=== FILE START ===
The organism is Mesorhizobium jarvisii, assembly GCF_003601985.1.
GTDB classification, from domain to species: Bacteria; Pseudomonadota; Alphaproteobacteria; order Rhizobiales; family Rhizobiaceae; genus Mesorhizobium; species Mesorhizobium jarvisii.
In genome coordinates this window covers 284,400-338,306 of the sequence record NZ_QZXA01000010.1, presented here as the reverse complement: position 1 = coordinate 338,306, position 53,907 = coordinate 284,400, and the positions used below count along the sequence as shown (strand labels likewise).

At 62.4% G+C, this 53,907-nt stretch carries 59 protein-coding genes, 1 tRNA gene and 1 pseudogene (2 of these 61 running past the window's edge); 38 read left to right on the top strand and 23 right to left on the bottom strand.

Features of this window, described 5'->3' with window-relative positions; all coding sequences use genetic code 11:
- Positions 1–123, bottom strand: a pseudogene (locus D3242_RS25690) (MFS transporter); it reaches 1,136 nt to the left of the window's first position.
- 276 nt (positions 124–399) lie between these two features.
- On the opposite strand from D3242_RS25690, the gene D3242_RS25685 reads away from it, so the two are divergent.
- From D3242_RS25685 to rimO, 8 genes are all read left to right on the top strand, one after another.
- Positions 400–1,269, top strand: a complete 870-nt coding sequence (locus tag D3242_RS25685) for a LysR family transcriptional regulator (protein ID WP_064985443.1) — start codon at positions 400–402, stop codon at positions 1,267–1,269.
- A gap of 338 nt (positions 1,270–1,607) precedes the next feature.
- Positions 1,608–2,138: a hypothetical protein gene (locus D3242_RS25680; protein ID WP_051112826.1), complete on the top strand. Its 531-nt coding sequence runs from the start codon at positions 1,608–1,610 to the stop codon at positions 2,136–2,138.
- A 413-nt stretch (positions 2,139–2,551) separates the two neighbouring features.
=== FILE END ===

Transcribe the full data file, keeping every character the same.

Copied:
The organism is Mesorhizobium jarvisii, assembly GCF_003601985.1.
GTDB classification, from domain to species: Bacteria; Pseudomonadota; Alphaproteobacteria; order Rhizobiales; family Rhizobiaceae; genus Mesorhizobium; species Mesorhizobium jarvisii.
In genome coordinates this window covers 284,400-338,306 of the sequence record NZ_QZXA01000010.1, presented here as the reverse complement: position 1 = coordinate 338,306, position 53,907 = coordinate 284,400, and the positions used below count along the sequence as shown (strand labels likewise).

At 62.4% G+C, this 53,907-nt stretch carries 59 protein-coding genes, 1 tRNA gene and 1 pseudogene (2 of these 61 running past the window's edge); 38 read left to right on the top strand and 23 right to left on the bottom strand.

Features of this window, described 5'->3' with window-relative positions; all coding sequences use genetic code 11:
- Positions 1–123, bottom strand: a pseudogene (locus D3242_RS25690) (MFS transporter); it reaches 1,136 nt to the left of the window's first position.
- 276 nt (positions 124–399) lie between these two features.
- On the opposite strand from D3242_RS25690, the gene D3242_RS25685 reads away from it, so the two are divergent.
- From D3242_RS25685 to rimO, 8 genes are all read left to right on the top strand, one after another.
- Positions 400–1,269, top strand: a complete 870-nt coding sequence (locus tag D3242_RS25685) for a LysR family transcriptional regulator (protein ID WP_064985443.1) — start codon at positions 400–402, stop codon at positions 1,267–1,269.
- A gap of 338 nt (positions 1,270–1,607) precedes the next feature.
- Positions 1,608–2,138: a hypothetical protein gene (locus D3242_RS25680; protein ID WP_051112826.1), complete on the top strand. Its 531-nt coding sequence runs from the start codon at positions 1,608–1,610 to the stop codon at positions 2,136–2,138.
- A 413-nt stretch (positions 2,139–2,551) separates the two neighbouring features.